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Commentary: From Couch to Web Success

Posted on 3.31.2013

: The Importance of Proper Training :

For the past two months, I’ve been getting ready to participate in a local 5K run. Without any formal exercise whatsoever in the last (gee, I don’t know) 10 years — unless you count the occasional walk up a flight of stairs when the elevator isn’t working — I knew I needed another way to achieve my goal.

In the past, whenever I would get the urge to exercise I would head to the gym, jump on the treadmill and run too far and too fast until I was on the verge of passing out. That of course was followed by several excruciatingly painful days when my muscles were unable to perform their natural duties of lifting and carrying my frame with any stability (or grace). In the end, I wouldn’t really exercise much at all, because I was so worn out from training the wrong way. As a result, I’d give up (quickly) over and over again. I vowed that this time would be different and by all accounts, it has been. Here’s how and why.

Shortly after the New Year, I downloaded the very popular application Couch-to-5K on my mobile phone. When I finally got around to using it toward the end of January, I was surprised to find that I wasn’t actually going to run a 5K on my first time out; instead it would take me weeks to reach a distance that I felt comfortable (and proud) enough with to tell my wife and friends about my accomplishment. What is unique about the application is that it forced me to train (and “develop” if you will) in a different way.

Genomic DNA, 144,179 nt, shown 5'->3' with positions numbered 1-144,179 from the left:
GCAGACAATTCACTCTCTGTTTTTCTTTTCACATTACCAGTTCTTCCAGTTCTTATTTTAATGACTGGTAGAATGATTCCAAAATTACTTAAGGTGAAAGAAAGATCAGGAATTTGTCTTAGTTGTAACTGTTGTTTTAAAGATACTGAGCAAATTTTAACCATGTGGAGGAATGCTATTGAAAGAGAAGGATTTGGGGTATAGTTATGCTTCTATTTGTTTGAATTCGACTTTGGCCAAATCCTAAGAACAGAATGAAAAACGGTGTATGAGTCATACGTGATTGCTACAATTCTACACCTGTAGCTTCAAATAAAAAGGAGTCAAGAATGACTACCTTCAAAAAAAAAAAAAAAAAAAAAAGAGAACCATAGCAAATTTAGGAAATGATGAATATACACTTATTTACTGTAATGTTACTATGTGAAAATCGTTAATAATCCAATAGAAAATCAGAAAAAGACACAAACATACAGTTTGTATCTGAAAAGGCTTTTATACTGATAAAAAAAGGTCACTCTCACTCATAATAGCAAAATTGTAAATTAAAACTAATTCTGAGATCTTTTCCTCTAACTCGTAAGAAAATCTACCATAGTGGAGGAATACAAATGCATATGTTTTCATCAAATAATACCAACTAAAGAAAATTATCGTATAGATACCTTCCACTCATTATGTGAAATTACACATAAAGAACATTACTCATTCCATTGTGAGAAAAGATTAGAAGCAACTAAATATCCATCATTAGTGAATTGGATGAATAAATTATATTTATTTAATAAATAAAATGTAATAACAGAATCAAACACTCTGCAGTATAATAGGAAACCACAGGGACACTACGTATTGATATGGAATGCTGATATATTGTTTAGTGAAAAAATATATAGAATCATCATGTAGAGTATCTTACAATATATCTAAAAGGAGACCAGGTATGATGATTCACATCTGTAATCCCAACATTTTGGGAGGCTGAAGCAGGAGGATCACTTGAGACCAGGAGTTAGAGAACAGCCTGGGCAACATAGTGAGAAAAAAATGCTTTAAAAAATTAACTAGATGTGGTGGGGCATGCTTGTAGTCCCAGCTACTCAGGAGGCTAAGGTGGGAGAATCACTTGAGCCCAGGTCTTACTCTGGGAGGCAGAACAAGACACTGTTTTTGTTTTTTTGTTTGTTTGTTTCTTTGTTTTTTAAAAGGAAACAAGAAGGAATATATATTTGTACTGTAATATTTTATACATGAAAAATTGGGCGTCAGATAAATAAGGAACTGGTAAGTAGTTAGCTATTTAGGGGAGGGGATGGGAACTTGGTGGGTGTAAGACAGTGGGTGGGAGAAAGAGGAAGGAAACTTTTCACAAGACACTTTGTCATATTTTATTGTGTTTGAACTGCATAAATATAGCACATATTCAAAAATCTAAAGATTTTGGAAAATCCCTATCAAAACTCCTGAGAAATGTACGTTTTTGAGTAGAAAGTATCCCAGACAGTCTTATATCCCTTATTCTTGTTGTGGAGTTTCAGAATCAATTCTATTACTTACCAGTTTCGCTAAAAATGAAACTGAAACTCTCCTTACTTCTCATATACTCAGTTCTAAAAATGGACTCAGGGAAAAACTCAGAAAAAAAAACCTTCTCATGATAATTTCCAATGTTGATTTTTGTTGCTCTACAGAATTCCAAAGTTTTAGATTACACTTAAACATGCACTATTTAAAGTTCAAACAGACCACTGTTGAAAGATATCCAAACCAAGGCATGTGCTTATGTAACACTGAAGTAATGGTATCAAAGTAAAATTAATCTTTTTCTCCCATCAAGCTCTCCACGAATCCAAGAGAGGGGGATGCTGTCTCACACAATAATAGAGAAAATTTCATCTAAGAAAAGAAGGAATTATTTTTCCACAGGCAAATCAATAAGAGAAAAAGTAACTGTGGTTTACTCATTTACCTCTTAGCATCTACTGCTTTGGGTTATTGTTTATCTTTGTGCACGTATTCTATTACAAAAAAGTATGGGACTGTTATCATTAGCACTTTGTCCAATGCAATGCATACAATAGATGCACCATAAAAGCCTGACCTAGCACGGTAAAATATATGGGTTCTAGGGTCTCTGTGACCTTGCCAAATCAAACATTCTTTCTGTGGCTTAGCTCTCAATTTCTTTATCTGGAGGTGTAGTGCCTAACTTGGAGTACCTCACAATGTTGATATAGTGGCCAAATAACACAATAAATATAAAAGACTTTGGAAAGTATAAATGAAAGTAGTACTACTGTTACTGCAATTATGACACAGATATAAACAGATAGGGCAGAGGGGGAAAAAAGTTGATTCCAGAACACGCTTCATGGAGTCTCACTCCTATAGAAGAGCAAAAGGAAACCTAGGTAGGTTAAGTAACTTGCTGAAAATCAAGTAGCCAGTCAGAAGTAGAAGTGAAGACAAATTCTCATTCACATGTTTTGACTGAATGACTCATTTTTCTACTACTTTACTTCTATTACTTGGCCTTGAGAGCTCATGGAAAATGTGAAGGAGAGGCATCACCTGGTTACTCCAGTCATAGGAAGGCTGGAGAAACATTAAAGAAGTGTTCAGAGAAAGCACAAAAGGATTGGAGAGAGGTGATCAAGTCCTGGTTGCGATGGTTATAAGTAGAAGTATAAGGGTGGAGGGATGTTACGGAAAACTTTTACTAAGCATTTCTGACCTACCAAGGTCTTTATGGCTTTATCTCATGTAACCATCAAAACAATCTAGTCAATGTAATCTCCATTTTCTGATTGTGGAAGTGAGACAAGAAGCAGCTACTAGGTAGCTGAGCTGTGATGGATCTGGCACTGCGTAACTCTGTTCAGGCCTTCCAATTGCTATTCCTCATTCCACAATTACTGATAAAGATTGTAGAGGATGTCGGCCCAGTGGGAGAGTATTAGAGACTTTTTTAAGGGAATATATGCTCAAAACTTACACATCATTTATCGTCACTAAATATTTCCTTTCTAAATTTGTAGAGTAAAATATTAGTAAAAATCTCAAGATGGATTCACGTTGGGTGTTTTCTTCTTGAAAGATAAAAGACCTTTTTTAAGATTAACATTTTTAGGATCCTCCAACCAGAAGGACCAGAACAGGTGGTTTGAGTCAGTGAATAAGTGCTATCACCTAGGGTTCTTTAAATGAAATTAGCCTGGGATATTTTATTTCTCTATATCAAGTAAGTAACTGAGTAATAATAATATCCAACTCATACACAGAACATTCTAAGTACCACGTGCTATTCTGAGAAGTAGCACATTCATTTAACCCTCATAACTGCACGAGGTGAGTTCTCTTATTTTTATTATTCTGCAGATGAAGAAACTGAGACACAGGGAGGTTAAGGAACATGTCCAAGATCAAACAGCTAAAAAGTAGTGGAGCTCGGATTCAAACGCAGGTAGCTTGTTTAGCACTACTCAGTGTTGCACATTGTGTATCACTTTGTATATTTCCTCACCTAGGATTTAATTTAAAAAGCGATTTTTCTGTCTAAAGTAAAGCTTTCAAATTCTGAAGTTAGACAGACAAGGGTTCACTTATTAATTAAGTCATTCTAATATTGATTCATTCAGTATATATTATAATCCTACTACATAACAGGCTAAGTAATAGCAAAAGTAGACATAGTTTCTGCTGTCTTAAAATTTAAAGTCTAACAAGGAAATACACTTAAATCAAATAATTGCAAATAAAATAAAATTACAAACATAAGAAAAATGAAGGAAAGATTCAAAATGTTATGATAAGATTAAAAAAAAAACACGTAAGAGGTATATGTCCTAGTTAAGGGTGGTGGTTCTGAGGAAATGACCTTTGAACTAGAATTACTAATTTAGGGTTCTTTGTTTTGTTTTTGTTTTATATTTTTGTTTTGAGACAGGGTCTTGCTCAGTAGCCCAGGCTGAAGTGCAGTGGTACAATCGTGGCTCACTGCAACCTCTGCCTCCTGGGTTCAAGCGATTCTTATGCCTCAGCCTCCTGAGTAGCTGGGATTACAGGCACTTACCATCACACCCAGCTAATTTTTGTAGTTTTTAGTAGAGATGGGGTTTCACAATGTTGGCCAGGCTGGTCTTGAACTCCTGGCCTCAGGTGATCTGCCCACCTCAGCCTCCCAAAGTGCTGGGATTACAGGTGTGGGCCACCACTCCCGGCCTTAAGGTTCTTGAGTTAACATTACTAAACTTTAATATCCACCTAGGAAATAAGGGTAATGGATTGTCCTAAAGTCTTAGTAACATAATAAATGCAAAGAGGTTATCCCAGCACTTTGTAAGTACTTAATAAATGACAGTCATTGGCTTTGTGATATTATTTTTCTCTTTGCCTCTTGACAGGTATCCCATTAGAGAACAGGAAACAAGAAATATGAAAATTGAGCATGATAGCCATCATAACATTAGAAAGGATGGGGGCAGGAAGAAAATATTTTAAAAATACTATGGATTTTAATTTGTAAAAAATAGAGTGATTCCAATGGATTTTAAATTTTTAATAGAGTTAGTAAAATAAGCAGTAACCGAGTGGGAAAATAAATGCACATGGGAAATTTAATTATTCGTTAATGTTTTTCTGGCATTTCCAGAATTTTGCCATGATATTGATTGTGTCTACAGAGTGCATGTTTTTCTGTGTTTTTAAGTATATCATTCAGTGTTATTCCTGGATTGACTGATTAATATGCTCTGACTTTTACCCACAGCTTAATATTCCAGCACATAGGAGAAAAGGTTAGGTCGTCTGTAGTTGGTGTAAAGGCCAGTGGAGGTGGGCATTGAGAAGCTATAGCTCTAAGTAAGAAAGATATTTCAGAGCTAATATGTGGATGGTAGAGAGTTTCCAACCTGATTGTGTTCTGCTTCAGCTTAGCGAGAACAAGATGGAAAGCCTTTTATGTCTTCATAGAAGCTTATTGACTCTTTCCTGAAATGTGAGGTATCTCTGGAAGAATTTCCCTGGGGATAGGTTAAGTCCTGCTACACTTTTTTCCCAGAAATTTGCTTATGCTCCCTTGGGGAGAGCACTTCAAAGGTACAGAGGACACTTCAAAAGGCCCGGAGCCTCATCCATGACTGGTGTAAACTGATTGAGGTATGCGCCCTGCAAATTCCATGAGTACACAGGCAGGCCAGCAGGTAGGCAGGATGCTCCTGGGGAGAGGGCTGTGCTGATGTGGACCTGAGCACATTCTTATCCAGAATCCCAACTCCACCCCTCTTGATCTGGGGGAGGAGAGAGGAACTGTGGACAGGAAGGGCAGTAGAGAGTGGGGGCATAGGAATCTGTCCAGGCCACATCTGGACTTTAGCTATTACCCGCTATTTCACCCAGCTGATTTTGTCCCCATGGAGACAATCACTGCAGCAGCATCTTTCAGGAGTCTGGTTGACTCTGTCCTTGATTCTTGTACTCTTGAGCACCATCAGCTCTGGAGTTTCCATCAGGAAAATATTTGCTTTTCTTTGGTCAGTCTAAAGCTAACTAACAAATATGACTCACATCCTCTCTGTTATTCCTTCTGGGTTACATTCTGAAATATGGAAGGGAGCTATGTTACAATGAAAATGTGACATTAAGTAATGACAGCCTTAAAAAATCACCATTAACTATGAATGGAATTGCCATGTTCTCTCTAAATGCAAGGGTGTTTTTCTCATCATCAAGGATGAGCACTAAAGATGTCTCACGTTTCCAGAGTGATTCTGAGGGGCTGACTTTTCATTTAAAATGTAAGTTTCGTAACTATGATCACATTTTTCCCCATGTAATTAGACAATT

But that’s not all. I started to think differently about success in general and how making small improvements and steady gains, was a far more valuable use of my time and energy.

Think of it this way. You’ve got an idea for a new Web service/website and, of course, it’s going to be the next big thing and change the world. You could work sporadically on it for weeks, months or even years but when a predetermined launch date comes you realize there’s so much more that needs to be done or could have been done better, and you ultimately don’t launch. Training for a 5K, in a way, is a great deal like launching a Web business. When you work on too big a scale from the start (caring more for the big picture than the small details), you may miss system cues that indicate something is not as efficient as it needs to be (like a body that is too sore to move or a Web application whose UX is clunky and bloated). And when it’s not efficient (or perfect), it’s just not effective.

When you start with the simplest, most basic iteration of something and perfect it over time, it’s easier (and ultimately better) to keep building and growing from that point. It will develop into something that’s stronger but leaner and more valuable but less costly to develop. The point here may be to think about business growth with a more rigid mentality. You won’t move on to the next thing until you really perfect the mechanics of what you’re working on right now. There’s something to be said about doing a job well (and right the first time). It may take longer, but your enterprise will be better for it in the long run.

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